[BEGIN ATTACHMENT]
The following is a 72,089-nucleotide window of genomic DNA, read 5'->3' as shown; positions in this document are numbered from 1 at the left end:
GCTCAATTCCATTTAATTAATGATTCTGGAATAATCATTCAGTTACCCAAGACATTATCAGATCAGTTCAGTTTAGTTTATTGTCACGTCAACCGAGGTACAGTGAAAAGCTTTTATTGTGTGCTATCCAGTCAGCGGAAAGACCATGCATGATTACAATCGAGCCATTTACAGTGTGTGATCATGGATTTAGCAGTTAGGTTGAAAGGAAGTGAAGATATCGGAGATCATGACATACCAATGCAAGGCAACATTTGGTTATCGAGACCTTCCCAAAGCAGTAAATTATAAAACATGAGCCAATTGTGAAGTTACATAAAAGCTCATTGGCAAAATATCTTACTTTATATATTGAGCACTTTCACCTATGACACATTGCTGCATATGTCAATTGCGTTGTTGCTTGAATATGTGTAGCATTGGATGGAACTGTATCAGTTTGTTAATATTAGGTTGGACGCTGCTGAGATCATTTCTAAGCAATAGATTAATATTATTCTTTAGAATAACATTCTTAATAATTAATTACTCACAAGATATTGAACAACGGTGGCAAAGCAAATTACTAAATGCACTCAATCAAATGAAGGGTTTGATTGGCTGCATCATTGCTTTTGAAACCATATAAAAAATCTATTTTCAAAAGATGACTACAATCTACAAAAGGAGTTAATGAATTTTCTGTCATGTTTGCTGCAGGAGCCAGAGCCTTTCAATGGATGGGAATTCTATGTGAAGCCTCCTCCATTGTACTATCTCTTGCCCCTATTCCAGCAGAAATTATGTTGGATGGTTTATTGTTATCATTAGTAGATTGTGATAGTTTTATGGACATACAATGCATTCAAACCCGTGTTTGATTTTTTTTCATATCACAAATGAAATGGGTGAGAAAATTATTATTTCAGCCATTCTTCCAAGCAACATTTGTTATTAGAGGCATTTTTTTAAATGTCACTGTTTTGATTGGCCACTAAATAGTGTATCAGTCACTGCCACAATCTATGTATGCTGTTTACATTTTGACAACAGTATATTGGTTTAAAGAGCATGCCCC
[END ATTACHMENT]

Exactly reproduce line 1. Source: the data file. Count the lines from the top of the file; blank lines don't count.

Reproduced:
The following is a 72,089-nucleotide window of genomic DNA, read 5'->3' as shown; positions in this document are numbered from 1 at the left end: